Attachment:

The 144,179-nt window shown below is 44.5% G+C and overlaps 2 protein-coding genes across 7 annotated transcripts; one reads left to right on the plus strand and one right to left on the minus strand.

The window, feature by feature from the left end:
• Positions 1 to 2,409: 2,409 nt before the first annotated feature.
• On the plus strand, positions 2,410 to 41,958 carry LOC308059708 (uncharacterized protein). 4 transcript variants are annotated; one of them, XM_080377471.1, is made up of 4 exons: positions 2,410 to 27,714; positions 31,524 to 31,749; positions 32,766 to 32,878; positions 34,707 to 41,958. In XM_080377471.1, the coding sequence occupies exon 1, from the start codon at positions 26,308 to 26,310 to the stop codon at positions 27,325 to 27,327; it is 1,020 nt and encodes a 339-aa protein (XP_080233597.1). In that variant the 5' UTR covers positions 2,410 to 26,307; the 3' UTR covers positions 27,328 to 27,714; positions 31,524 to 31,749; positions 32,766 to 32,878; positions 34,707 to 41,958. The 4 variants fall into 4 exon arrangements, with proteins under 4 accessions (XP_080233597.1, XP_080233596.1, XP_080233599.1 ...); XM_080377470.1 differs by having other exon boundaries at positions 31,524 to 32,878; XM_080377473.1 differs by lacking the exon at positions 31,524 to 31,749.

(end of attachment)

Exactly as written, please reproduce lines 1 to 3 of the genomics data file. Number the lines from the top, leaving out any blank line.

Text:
The 144,179-nt window shown below is 44.5% G+C and overlaps 2 protein-coding genes across 7 annotated transcripts; one reads left to right on the plus strand and one right to left on the minus strand.

The window, feature by feature from the left end:
• Positions 1 to 2,409: 2,409 nt before the first annotated feature.